SPOKANE, Wash. - Washington State University College of Nursing students teamed up with their veterinary counterparts on Friday to hold the school's first ever homeless and low-income health screening clinic in Spokane.
More than 100 folks came through the doors during the five hour clinic and many of them brought their furry companions.
Nursing students were able to get hands-on experience administering vaccines like tetanus, measles and mumps, hepatitis, blood-glucose tests, and open wound treatment. Veterinary students gave vaccines, trimmed nails and handed flea and tick medication to the dogs and cats they saw.
"It is all about taking care of your animal," said Alfred Foerster, who is currently homeless. "He takes care of me so I need to take care of him. I wouldn't be able to do this if it didn't exist."
"It is just really great that something like this is open for people that can't afford to go somewhere else," said Tyffani Chen, a WSU nursing student.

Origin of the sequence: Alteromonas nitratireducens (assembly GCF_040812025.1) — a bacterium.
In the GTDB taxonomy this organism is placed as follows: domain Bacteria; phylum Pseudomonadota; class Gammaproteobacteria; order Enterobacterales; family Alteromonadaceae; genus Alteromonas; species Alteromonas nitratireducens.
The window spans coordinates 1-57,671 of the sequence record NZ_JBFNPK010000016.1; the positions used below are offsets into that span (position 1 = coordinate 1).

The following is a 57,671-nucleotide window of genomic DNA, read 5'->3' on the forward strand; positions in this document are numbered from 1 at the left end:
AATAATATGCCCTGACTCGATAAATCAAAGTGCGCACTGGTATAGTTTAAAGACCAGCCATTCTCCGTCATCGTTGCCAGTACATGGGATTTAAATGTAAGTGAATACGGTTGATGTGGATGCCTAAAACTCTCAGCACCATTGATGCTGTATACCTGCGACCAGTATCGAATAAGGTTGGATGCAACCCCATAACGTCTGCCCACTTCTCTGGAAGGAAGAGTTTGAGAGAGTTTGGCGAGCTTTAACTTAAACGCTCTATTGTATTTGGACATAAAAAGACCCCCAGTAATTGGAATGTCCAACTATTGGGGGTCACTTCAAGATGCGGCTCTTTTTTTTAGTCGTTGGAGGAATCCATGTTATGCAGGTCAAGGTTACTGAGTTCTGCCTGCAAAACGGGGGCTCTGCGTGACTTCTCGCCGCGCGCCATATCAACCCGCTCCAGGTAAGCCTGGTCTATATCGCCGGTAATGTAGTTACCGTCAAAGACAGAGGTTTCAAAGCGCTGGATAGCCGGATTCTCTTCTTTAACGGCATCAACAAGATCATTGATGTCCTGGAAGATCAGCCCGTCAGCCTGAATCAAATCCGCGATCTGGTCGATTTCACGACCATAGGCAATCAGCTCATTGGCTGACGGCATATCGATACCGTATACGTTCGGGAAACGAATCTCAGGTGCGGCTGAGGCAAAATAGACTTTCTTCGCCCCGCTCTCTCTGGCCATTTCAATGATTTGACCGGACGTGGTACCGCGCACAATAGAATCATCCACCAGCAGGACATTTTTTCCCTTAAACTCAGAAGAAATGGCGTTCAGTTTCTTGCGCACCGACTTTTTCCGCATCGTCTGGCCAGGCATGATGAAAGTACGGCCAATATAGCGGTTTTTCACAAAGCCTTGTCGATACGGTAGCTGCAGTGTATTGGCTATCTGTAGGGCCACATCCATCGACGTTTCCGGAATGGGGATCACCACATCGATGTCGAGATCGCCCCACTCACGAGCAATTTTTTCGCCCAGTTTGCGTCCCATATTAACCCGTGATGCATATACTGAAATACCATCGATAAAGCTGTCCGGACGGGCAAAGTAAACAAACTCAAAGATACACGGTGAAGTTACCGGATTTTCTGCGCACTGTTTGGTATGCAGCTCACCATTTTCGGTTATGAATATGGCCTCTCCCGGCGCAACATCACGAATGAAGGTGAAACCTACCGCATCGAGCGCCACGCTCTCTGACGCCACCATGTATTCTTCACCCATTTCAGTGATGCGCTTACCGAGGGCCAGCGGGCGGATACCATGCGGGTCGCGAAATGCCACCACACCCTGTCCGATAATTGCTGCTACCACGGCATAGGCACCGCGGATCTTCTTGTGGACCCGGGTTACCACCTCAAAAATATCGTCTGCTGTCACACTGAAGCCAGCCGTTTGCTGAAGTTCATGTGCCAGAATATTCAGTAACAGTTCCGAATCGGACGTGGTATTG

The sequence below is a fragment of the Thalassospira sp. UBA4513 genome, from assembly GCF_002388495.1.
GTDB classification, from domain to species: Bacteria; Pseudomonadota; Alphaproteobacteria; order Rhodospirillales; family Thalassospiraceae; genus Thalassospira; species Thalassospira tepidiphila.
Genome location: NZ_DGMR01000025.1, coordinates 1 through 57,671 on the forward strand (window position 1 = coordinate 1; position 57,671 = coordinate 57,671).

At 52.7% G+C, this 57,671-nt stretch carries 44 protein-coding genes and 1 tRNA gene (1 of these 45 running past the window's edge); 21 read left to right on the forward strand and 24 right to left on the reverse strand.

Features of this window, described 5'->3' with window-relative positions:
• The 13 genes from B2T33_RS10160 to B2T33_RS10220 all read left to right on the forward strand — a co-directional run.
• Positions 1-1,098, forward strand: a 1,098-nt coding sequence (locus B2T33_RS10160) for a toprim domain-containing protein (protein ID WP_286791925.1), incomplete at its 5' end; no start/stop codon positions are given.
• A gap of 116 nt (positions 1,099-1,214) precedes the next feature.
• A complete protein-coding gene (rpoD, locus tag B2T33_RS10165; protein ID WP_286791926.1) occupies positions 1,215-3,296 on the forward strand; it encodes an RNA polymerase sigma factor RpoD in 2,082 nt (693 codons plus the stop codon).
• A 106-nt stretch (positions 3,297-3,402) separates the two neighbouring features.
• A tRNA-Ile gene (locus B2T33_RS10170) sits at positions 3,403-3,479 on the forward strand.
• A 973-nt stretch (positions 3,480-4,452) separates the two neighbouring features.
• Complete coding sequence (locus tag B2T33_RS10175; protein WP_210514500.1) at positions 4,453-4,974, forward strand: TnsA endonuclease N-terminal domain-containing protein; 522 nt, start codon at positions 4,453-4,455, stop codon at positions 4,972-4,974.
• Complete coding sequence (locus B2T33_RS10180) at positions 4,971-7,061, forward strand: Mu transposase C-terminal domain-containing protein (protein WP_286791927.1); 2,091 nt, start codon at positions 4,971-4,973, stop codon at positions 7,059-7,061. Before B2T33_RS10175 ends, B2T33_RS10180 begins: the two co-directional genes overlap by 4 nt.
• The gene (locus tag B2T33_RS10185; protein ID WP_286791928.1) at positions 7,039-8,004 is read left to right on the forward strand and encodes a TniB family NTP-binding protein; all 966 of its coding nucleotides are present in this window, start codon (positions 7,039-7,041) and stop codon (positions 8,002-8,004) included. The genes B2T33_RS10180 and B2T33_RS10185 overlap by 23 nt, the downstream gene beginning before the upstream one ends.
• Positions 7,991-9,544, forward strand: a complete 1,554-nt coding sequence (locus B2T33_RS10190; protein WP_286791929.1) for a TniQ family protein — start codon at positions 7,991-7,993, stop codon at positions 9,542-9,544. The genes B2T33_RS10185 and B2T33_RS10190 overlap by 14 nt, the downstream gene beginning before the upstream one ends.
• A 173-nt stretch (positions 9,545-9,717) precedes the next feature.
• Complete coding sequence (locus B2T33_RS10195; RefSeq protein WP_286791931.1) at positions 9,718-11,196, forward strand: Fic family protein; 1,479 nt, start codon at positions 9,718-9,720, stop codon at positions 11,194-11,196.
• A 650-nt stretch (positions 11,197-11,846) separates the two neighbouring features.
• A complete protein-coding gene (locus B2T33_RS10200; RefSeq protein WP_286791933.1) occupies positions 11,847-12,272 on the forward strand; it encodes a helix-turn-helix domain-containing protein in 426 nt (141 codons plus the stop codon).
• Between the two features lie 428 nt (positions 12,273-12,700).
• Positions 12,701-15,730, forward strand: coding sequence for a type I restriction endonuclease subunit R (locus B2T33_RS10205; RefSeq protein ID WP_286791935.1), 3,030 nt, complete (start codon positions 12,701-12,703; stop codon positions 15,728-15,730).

With as many folks came through the door on Friday, the dean of the College of Nursing says they are already planning to do it again.
"We are just thrilled at how successful this has been on our first attempt," said Joyce Griffin-Sobel, "we intend to do this on a regular basis."
- Groups oppose Senate candidate's planned rally, citing safety concerns
- Dog shot twice after giving birth to litter of puppies
- Closing statements expected Thursday in Soderberg trial
- Donors needed for additional projects at Riverfront Park
- Bee causes rollover accident on Idaho Highway 7
- Coeur d'Alene High School principal commits suicide